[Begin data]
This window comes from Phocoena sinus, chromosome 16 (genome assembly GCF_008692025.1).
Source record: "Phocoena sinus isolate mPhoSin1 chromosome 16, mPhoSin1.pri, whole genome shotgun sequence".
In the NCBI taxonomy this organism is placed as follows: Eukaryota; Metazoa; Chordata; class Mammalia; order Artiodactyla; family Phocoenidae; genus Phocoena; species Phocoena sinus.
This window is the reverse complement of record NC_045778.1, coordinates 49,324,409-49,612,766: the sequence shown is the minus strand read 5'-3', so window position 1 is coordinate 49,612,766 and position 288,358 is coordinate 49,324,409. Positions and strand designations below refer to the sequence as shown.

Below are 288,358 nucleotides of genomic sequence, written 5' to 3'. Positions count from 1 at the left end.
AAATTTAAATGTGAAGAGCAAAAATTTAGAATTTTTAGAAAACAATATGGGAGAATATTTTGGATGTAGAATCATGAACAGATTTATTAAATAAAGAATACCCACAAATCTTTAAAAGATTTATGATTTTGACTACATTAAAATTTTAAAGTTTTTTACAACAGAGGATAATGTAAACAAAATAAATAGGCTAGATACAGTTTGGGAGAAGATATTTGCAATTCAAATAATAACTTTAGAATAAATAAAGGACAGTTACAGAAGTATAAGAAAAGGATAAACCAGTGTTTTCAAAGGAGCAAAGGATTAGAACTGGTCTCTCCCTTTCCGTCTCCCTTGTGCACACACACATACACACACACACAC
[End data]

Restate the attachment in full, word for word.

This window comes from Phocoena sinus, chromosome 16 (genome assembly GCF_008692025.1).
Source record: "Phocoena sinus isolate mPhoSin1 chromosome 16, mPhoSin1.pri, whole genome shotgun sequence".
In the NCBI taxonomy this organism is placed as follows: Eukaryota; Metazoa; Chordata; class Mammalia; order Artiodactyla; family Phocoenidae; genus Phocoena; species Phocoena sinus.
This window is the reverse complement of record NC_045778.1, coordinates 49,324,409-49,612,766: the sequence shown is the minus strand read 5'-3', so window position 1 is coordinate 49,612,766 and position 288,358 is coordinate 49,324,409. Positions and strand designations below refer to the sequence as shown.

Below are 288,358 nucleotides of genomic sequence, written 5' to 3'. Positions count from 1 at the left end.
AAATTTAAATGTGAAGAGCAAAAATTTAGAATTTTTAGAAAACAATATGGGAGAATATTTTGGATGTAGAATCATGAACAGATTTATTAAATAAAGAATACCCACAAATCTTTAAAAGATTTATGATTTTGACTACATTAAAATTTTAAAGTTTTTTACAACAGAGGATAATGTAAACAAAATAAATAGGCTAGATACAGTTTGGGAGAAGATATTTGCAATTCAAATAATAACTTTAGAATAAATAAAGGACAGTTACAGAAGTATAAGAAAAGGATAAACCAGTGTTTTCAAAGGAGCAAAGGATTAGAACTGGTCTCTCCCTTTCCGTCTCCCTTGTGCACACACACATACACACACACACAC